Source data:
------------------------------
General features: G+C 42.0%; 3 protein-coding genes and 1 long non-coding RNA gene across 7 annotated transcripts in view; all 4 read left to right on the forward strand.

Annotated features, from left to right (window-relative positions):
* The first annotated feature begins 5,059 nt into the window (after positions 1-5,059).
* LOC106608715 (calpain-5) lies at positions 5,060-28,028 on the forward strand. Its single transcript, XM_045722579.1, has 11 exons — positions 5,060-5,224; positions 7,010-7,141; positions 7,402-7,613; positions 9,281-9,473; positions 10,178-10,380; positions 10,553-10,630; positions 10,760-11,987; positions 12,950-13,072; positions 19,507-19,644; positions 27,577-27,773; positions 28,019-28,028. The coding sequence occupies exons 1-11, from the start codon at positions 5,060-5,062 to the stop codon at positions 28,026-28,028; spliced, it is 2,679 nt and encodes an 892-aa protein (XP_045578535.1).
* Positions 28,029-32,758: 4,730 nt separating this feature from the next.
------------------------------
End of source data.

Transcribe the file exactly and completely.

General features: G+C 42.0%; 3 protein-coding genes and 1 long non-coding RNA gene across 7 annotated transcripts in view; all 4 read left to right on the forward strand.

Annotated features, from left to right (window-relative positions):
* The first annotated feature begins 5,059 nt into the window (after positions 1-5,059).
* LOC106608715 (calpain-5) lies at positions 5,060-28,028 on the forward strand. Its single transcript, XM_045722579.1, has 11 exons — positions 5,060-5,224; positions 7,010-7,141; positions 7,402-7,613; positions 9,281-9,473; positions 10,178-10,380; positions 10,553-10,630; positions 10,760-11,987; positions 12,950-13,072; positions 19,507-19,644; positions 27,577-27,773; positions 28,019-28,028. The coding sequence occupies exons 1-11, from the start codon at positions 5,060-5,062 to the stop codon at positions 28,026-28,028; spliced, it is 2,679 nt and encodes an 892-aa protein (XP_045578535.1).
* Positions 28,029-32,758: 4,730 nt separating this feature from the next.